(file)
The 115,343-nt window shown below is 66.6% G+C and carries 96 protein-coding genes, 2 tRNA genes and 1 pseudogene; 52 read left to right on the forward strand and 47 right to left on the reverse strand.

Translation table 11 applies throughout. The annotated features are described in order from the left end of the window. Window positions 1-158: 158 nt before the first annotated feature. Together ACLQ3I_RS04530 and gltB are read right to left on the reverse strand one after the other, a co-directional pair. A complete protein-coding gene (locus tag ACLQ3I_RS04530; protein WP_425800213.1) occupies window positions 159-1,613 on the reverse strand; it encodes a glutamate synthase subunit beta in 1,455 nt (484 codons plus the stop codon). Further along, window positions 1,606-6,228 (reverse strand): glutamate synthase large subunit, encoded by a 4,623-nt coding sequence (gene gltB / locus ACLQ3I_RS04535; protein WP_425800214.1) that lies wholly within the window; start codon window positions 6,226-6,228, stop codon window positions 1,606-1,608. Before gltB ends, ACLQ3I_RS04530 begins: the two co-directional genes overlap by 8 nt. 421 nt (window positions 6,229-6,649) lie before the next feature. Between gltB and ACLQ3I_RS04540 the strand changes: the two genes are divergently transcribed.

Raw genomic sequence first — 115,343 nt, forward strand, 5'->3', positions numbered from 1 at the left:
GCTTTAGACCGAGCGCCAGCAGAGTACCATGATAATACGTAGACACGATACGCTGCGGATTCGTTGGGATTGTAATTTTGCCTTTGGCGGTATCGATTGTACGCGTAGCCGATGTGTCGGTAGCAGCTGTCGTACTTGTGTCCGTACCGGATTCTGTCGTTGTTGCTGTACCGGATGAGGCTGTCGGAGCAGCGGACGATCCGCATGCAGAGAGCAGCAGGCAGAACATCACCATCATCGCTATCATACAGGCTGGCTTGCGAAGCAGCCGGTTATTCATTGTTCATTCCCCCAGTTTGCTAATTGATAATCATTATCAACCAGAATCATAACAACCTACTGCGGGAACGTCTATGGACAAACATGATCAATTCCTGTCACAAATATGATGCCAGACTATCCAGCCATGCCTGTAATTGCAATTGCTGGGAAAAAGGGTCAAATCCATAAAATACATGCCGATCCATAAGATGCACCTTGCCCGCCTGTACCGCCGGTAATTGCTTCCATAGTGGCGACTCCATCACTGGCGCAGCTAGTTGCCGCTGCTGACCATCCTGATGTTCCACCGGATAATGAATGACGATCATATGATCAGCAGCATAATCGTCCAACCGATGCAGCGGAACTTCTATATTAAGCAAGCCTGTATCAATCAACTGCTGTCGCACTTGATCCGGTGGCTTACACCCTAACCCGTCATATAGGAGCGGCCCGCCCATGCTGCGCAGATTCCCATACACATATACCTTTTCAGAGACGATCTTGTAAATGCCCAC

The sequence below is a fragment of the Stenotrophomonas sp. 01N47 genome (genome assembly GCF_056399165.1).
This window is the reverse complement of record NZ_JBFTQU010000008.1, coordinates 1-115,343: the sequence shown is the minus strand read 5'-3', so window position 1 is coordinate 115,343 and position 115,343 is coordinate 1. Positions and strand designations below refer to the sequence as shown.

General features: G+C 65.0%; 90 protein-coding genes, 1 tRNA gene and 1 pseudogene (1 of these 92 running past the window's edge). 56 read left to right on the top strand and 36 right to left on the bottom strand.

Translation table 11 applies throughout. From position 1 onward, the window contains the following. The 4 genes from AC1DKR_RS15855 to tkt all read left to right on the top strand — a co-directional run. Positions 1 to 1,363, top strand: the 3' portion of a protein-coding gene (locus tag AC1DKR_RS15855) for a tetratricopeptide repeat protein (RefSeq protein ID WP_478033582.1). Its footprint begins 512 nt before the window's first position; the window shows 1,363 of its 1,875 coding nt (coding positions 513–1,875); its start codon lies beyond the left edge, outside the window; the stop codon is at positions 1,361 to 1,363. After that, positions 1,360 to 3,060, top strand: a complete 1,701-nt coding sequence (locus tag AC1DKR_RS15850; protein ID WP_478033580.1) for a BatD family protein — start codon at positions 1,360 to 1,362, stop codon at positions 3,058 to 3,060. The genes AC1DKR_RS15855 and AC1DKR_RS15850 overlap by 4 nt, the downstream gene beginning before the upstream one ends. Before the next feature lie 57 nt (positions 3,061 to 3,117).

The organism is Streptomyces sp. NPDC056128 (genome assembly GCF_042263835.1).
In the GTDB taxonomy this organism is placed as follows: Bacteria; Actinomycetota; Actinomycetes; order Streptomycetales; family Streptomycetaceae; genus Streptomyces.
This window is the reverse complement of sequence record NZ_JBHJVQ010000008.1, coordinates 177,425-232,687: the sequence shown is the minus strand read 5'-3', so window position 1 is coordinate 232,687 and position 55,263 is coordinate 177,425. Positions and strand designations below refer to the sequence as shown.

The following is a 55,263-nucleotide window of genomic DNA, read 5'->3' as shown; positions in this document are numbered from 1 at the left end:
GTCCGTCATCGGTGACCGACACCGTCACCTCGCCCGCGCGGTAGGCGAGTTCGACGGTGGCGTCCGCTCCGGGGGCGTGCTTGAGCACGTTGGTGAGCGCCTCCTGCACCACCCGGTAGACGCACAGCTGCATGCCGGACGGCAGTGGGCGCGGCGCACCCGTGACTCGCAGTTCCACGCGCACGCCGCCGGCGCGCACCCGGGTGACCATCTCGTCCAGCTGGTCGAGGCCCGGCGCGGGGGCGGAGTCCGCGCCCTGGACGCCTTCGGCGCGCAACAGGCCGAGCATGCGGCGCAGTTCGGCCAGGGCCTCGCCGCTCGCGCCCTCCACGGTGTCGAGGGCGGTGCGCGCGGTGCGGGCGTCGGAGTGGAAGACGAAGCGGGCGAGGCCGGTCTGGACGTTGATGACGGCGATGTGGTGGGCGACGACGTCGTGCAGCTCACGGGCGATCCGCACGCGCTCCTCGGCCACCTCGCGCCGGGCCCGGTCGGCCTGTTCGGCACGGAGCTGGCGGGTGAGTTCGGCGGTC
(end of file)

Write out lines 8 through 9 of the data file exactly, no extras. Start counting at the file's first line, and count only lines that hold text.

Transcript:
Translation table 11 applies throughout. From position 1 onward, the window contains the following. The 4 genes from AC1DKR_RS15855 to tkt all read left to right on the top strand — a co-directional run. Positions 1 to 1,363, top strand: the 3' portion of a protein-coding gene (locus tag AC1DKR_RS15855) for a tetratricopeptide repeat protein (RefSeq protein ID WP_478033582.1). Its footprint begins 512 nt before the window's first position; the window shows 1,363 of its 1,875 coding nt (coding positions 513–1,875); its start codon lies beyond the left edge, outside the window; the stop codon is at positions 1,361 to 1,363. After that, positions 1,360 to 3,060, top strand: a complete 1,701-nt coding sequence (locus tag AC1DKR_RS15850; protein ID WP_478033580.1) for a BatD family protein — start codon at positions 1,360 to 1,362, stop codon at positions 3,058 to 3,060. The genes AC1DKR_RS15855 and AC1DKR_RS15850 overlap by 4 nt, the downstream gene beginning before the upstream one ends. Before the next feature lie 57 nt (positions 3,061 to 3,117).

The organism is Streptomyces sp. NPDC056128 (genome assembly GCF_042263835.1).